When the Only One Left to Blame is You

When your cable-TV goes out, sure, it’s an inconvenience because you’re going to miss your favorite TV show, but the blame is easy to assign, “Those fraking cable guys screwed up again”. You’re blameless, and all you really need to do is call them — since they’re the ones who screwed up. The blame is squarely on them, and you’re safely in the role of complaining righteous customer. The entire episode is inconvenient, but ultimately easy.

Same thing goes when your power goes out, when your phone stops working, or pretty much anything else. Now, with extended car warranties, and extended warranties and service plans on just about anything you buy, there’s not much blame for you for anything that ever breaks or fails.

I’m here to tell you that this balance of “complain to blame” changes dramatically when you live the way we do here at Cielito Lindo Ranch – at least for now. As our community grows this will improve, but right now when something goes wrong, there really isn’t anyone to call – never the less blame.

Two nights ago we experienced a surprise low temperature. The weather report predicted 41 degrees Fahrenheit, we got 16. I woke up to a frozen water pump and an alert coming from our off-the-grid power system. I’d like to think that if I had KNOWN that it was going to freeze I could have and indeed would have prepared, but I didn’t, so things went wrong.

The good news on the water pump is that it thawed out after a few hours and worked fine. Whew! The bad news was that the Solar Charge Controller seemed completely dead. No Charge Controller, no power – it’s as simple as that. Right now we have sufficient deep-cycle batteries for about two days without charging, but that’s not much time really. Sure, this will all change when we have ALL of the solar panels installed and all of the wind-turbines, but, now is now and the problems need to be dealt with NOW.

I tried resetting the Charge Controller, I tried everything I could think of, but it just laid there with a blank screen staring back at me. My mind started reeling – “Should I order a replacement charge controller?”, “How long will it take for one to arrive?”, “Should I finally break-down and buy a dreaded gasoline generator just for emergencies like this?”… my mind was in a blur of panic. Remember, I’m the one who engineered and built this thing – the fact that it was not working was completely my fault.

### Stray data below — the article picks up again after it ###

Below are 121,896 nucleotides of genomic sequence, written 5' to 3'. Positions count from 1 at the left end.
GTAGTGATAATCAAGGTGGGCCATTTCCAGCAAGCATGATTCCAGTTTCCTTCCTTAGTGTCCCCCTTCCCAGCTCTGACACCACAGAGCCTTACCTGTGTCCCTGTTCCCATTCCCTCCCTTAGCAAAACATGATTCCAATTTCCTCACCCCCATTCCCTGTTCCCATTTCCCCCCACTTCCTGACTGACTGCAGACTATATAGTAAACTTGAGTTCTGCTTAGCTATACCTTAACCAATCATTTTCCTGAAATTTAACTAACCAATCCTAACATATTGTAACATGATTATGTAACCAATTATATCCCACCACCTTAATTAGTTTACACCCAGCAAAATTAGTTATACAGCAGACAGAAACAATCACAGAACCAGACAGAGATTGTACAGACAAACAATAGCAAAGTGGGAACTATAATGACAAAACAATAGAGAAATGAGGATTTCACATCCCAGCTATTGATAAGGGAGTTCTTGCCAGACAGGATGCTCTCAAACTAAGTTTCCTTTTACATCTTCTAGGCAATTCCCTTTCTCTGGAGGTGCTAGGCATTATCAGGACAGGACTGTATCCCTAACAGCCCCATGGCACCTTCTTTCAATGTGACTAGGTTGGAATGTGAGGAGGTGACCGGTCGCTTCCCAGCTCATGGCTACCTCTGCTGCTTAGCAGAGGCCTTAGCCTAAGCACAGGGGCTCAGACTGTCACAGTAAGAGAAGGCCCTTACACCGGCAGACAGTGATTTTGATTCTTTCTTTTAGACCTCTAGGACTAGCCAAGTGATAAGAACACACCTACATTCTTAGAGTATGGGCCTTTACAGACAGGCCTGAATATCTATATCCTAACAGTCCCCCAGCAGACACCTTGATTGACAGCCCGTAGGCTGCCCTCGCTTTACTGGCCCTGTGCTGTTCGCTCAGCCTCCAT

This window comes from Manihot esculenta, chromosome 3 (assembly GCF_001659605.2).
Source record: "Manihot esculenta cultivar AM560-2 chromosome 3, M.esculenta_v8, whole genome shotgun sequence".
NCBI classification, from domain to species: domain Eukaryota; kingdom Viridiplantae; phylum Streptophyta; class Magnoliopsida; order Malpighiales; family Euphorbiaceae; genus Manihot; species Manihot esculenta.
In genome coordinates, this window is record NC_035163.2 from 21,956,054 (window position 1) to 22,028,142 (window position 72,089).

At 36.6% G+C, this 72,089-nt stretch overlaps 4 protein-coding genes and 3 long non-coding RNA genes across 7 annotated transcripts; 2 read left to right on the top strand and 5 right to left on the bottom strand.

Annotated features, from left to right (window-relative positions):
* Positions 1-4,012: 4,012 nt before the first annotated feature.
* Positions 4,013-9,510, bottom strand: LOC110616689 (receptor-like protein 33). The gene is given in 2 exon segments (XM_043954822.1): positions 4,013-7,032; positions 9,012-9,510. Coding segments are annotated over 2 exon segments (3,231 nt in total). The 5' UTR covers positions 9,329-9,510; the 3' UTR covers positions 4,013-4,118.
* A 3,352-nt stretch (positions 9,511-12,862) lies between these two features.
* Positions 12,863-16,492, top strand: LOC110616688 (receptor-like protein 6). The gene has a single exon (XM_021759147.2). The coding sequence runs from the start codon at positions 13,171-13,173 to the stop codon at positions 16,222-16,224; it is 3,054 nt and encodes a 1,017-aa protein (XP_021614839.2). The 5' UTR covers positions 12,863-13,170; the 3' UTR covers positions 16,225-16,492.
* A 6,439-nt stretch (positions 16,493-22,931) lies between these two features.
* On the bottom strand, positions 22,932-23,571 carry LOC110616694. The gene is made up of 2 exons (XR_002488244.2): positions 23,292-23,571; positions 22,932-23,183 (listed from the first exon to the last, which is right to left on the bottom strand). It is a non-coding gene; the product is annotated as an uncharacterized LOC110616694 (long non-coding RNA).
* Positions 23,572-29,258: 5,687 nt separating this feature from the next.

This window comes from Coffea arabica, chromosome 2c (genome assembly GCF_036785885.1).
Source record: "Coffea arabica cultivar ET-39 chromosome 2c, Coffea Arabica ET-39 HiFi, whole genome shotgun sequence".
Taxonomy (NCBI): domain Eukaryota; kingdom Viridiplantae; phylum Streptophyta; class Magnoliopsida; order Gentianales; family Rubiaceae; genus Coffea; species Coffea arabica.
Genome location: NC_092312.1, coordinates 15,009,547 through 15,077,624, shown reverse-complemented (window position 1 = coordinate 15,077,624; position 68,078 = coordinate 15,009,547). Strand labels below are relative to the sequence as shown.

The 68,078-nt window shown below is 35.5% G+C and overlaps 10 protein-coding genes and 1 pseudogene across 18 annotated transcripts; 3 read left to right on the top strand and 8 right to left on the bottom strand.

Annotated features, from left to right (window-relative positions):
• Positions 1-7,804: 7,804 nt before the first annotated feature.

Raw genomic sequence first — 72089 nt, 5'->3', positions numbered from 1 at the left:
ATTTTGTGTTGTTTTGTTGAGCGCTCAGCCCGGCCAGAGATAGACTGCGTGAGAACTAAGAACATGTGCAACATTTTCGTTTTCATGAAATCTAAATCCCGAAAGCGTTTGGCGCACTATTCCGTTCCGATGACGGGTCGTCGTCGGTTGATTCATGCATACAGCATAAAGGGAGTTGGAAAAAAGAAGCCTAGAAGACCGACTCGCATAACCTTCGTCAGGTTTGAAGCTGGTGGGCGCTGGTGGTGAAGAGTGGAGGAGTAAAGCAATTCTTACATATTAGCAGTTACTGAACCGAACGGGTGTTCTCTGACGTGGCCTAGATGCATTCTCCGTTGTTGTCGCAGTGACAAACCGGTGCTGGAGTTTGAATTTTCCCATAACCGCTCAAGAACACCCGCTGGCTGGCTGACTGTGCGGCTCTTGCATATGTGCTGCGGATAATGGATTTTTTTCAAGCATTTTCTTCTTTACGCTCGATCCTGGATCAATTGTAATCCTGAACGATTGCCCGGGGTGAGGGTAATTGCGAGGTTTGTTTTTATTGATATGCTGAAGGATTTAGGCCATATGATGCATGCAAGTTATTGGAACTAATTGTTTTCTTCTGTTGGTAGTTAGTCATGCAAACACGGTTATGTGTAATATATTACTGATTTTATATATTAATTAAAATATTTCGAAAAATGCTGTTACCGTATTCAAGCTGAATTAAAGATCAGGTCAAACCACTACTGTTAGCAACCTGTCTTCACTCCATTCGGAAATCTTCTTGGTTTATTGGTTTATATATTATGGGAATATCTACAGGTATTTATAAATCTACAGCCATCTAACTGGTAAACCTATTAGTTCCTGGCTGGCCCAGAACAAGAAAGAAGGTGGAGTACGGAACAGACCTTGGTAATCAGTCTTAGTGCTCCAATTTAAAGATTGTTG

Just as I was resigning myself to failure and telling everyone else on the ranch that there would be no power in just a few precious hours, I glanced one last time at the blank screen. If I glanced at it at just the right angle, I could make out a faint display. Squinting I finally made it out “Batteries 100% charged” the first line said, “Charging Normally” said the second.

ZOMG! The thing was still working fine, but for some reason the display had become so dim you could barely read it! Waves of relief washed over me.

The lesson, though, was learned. The reason that episode was so difficult, was because I was the only one to blame. There was no company I could call whose fault it was. I couldn’t indignantly blurt into a phone “You’d better fix this soon before I’ll this or that”. In fact, there was no company or individual I could call PERIOD to fix a PV system that I had engineered and built myself. All the blame was squarely on MY shoulders. This burden was heavy indeed.

I learned a few things. Keep spares of everything. I now have a second charge controller wending its way here. Train other people on how to you engineer and build everything. If you’re sick or away, someone else needs to be able to fix it. And keep back-up systems for your back-up systems.

Sure, you can rationalize and justify, “This is just my first”, “I’ll fix it later”, “My new system will be better”, etc. But the fact is that no matter how far along a process you are, you are running NOW, and you need to be able to function AND RECOVER from failure. And failure is sure to come. Components fail, the weather surprises you, and people are incapable of assisting for various reasons.

The further our society gets from being able to service their own goods, to repair their own belongings, to live without being “connected” the more worried I get. Sure, doing what we’re doing here is on the edge – its real frontier living. But there are lessons here for everyone.

All systems fail or collapse, and that includes the ones YOU rely on. What happens when there’s an earthquake, a flood, or a tornado? Can you fix your own toilet? How will you keep your food fresh when the power goes out for several days or weeks? How will you get from one place to another if you can’t repair your own car or make your own fuel? If fresh water stopped flowing from your pipes would you know where to get more?

I like to think that the little bumps a frontiersman (frontiersperson?) feels are obstacles that strengthen us. I just hope that we can change our ways so that when the everyday person is faced with catastrophic systems failures, they can still survive… because in the final analysis YOU are the only person who is ultimately responsible for your life and all the blame will be placed at your feet perhaps when you’re least expecting it.

Good luck.

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